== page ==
Natasha Margulis (2 year term)- Arkansas State University

Political Collections and Access Management Archivist

My name is Natasha Margulis and I have a MA in Library and Information Sciences with a specialization in Archives and Information Sciences from the University of Pittsburgh and a PhD in History from the University of Cincinnati.  I currently work as the Political Collections and Access Management Archivist at Arkansas State University.  I am hoping you will nominate me as Co-Chair for the Human Rights Archives Section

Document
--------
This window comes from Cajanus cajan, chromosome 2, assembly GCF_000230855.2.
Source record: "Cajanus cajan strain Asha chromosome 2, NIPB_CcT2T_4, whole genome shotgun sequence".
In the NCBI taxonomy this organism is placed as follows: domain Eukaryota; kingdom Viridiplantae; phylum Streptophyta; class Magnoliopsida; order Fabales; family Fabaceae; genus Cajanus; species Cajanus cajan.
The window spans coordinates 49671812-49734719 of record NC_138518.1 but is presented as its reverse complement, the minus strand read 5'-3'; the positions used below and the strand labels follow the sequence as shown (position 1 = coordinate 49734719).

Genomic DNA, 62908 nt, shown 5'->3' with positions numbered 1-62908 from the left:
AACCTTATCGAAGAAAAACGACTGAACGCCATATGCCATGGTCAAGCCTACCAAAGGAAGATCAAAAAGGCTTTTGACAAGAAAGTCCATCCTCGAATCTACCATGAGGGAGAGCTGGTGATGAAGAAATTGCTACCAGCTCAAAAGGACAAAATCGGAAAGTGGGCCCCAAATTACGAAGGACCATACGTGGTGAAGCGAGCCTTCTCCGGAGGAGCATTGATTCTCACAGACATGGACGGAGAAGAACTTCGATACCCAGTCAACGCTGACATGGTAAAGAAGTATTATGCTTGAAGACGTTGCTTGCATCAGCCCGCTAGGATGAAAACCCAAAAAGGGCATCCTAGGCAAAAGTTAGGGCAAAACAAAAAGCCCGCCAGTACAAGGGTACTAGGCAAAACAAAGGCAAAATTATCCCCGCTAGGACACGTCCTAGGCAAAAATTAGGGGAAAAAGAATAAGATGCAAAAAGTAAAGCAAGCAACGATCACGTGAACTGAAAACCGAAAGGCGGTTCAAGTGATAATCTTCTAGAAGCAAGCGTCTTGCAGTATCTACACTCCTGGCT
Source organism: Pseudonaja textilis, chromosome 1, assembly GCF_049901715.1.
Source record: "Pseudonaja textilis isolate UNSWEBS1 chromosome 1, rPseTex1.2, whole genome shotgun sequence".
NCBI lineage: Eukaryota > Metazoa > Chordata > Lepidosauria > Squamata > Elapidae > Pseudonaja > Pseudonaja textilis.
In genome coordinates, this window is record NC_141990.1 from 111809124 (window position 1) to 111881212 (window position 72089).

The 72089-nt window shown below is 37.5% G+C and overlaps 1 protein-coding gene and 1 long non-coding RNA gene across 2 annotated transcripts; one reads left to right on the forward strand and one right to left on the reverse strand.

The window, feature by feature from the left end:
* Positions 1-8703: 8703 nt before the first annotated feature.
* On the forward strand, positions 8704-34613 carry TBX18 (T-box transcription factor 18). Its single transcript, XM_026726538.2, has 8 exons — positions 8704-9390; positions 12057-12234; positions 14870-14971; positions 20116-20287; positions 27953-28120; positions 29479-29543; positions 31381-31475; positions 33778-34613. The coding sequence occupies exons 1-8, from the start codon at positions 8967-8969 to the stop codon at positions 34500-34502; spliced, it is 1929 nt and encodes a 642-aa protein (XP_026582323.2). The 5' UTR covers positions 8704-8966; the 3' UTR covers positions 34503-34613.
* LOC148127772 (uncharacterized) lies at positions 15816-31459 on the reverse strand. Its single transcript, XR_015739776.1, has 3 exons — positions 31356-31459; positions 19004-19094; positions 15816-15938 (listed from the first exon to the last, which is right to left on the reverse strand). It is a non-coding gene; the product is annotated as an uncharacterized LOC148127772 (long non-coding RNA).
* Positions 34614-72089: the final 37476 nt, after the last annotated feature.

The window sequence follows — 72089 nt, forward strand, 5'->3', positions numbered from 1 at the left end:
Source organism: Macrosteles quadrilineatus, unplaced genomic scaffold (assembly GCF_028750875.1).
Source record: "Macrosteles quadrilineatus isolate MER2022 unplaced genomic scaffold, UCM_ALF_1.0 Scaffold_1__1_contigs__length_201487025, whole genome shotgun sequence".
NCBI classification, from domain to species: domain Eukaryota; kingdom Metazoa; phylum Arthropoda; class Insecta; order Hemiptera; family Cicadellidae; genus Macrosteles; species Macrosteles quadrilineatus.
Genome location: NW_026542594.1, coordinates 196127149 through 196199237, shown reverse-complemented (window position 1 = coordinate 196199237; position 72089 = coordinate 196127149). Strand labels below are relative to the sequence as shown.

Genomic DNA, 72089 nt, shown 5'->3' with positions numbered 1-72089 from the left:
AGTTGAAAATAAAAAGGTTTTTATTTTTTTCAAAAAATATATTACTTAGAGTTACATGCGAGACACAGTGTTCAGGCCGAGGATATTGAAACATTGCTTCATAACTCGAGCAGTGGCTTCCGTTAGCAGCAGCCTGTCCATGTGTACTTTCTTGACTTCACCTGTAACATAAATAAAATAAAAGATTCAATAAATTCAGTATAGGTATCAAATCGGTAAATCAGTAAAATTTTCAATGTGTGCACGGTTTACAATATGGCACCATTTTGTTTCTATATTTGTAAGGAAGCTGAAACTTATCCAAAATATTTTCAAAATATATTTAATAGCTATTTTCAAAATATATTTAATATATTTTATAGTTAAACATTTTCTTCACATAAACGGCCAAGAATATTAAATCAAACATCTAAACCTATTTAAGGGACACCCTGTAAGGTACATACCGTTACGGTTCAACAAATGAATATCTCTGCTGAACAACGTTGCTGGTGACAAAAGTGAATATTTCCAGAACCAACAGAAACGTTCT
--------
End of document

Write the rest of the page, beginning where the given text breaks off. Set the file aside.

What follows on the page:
I have a PhD in Modern European History and have taught, for over nine years, courses on Nazi Germany and World War II and the Holocaust. I taught these classes predominantly with primary sources that I either found in translation or translated myself, based on the focus of the course. I have conducted research in Germany and Austria, as well in the archives of Montenegro and Kotor (shortly after the NATO bombings in the Western Balkans.  My academic background has been centered on genocide studies and I have worked on the “Balkan holocaust” of the 1990s in the former Yugoslavia because I was there when they were pulling trucks full of bodies out of the Danube. Sites like Srebrenica and Goražde are equal in some ways to Babi Yar and the German death camps in Poland. Because of this, I am extremely familiar with the historiography of these fields and they are a major component of my current archival theory and research interests.  As archivist I have focused this experience into archival ethics and human rights.  I am currently participating in a course on the Holocaust taught by Yad Vashem within the framework of the European Holocaust Research Infrastructure.